His entry begins:
Most recently I read Anthony Marra’s stunning debut A Constellation of Vital Phenomena. I first discovered Marra back when I subscribed to Narrative Magazine. They published his Pushcart Prize-winning short story “Chechnya.” I was profoundly moved by that short story. I have an older sister who moved out before we got a chance to really bond as siblings, and the delicate and fragile way Marra captures the dynamic between two sisters separated by circumstance was only enriched by the amazing education I received about Chechnya.About Little Beasts, from the publisher:
He continued that education of post-Soviet Russia with A Constellation. The dynamic between sisters, neighbors, father and son: it’s all there. Set against an unnerving backdrop of violence and uncertainty. The plot is somewhat streamlined, and that makes way for the characters to really fill out the panoramic view of the Chechen conflict, the struggle for survival, the way militancy and depravation can make little Judases out of...[read on]
Turnbull is a working-class town full of weary people who struggle to make ends meet. Evictions, alcoholism, and random violence are commonplace. In the heat of July 1983, when eight-year-olds James Illworth, Dallas Darwin, and Felix Cassidy leave their homes to play in the woods, they have to navigate between the potentially violent world of angry adults and even angrier teens. Little do they know that by the end of the summer, one of them will lay dead, after a bit of playful bullying from older teens escalates to tragedy.Visit Matthew McGevna's website.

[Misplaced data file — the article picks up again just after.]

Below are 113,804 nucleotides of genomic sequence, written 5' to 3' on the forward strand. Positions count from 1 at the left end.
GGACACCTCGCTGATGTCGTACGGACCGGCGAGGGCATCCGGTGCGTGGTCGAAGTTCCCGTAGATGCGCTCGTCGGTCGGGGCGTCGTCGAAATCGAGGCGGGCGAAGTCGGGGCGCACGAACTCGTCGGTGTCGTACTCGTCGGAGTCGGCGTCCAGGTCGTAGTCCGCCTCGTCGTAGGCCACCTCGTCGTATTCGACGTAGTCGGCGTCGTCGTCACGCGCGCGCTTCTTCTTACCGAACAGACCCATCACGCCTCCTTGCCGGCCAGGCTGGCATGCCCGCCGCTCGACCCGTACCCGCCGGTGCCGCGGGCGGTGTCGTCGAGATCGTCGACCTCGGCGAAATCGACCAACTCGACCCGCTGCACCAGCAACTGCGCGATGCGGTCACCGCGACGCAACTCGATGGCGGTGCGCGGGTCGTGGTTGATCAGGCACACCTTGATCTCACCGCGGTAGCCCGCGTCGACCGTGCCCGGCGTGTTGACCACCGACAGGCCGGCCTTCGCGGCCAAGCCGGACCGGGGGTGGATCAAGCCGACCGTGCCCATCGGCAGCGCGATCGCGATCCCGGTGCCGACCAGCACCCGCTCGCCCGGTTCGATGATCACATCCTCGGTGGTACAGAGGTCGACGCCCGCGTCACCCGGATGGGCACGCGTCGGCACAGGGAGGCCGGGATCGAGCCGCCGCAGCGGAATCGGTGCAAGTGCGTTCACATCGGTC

Loosely based on a real crime that took place on Long Island in 1979, Little Beasts is a panorama of a poor, mostly white neighborhood surrounded by the affluent communities of the East End. After the murder, the novel’s main characters must come to grips with the aftermath, face down the decisions they’ve made, and reestablish their faith in the possibility of a better world.
Writers Read: Matthew McGevna.